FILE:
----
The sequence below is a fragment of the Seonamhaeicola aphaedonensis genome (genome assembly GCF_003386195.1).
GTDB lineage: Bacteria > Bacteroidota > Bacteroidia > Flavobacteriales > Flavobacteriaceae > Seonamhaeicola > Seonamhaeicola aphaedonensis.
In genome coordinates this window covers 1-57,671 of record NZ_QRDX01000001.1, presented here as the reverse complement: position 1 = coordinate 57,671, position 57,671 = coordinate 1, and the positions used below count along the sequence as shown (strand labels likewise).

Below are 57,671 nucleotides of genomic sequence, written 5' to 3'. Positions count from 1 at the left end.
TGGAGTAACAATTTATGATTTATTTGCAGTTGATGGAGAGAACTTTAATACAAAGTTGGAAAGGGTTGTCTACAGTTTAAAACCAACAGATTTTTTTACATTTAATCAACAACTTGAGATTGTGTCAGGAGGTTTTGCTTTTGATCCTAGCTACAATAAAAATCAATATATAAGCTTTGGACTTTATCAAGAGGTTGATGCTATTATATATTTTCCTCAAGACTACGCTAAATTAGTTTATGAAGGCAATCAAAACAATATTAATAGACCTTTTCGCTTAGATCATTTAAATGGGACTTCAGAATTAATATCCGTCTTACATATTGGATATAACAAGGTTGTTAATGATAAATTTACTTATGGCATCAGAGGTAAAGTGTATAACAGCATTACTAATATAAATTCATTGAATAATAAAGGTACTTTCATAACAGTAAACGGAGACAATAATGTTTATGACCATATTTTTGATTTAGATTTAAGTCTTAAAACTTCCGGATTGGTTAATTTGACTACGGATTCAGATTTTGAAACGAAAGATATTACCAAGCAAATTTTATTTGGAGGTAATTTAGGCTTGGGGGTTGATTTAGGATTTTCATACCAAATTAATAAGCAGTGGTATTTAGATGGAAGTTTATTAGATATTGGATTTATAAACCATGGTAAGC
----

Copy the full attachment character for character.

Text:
The sequence below is a fragment of the Seonamhaeicola aphaedonensis genome (genome assembly GCF_003386195.1).
GTDB lineage: Bacteria > Bacteroidota > Bacteroidia > Flavobacteriales > Flavobacteriaceae > Seonamhaeicola > Seonamhaeicola aphaedonensis.
In genome coordinates this window covers 1-57,671 of record NZ_QRDX01000001.1, presented here as the reverse complement: position 1 = coordinate 57,671, position 57,671 = coordinate 1, and the positions used below count along the sequence as shown (strand labels likewise).

Below are 57,671 nucleotides of genomic sequence, written 5' to 3'. Positions count from 1 at the left end.
TGGAGTAACAATTTATGATTTATTTGCAGTTGATGGAGAGAACTTTAATACAAAGTTGGAAAGGGTTGTCTACAGTTTAAAACCAACAGATTTTTTTACATTTAATCAACAACTTGAGATTGTGTCAGGAGGTTTTGCTTTTGATCCTAGCTACAATAAAAATCAATATATAAGCTTTGGACTTTATCAAGAGGTTGATGCTATTATATATTTTCCTCAAGACTACGCTAAATTAGTTTATGAAGGCAATCAAAACAATATTAATAGACCTTTTCGCTTAGATCATTTAAATGGGACTTCAGAATTAATATCCGTCTTACATATTGGATATAACAAGGTTGTTAATGATAAATTTACTTATGGCATCAGAGGTAAAGTGTATAACAGCATTACTAATATAAATTCATTGAATAATAAAGGTACTTTCATAACAGTAAACGGAGACAATAATGTTTATGACCATATTTTTGATTTAGATTTAAGTCTTAAAACTTCCGGATTGGTTAATTTGACTACGGATTCAGATTTTGAAACGAAAGATATTACCAAGCAAATTTTATTTGGAGGTAATTTAGGCTTGGGGGTTGATTTAGGATTTTCATACCAAATTAATAAGCAGTGGTATTTAGATGGAAGTTTATTAGATATTGGATTTATAAACCATGGTAAGC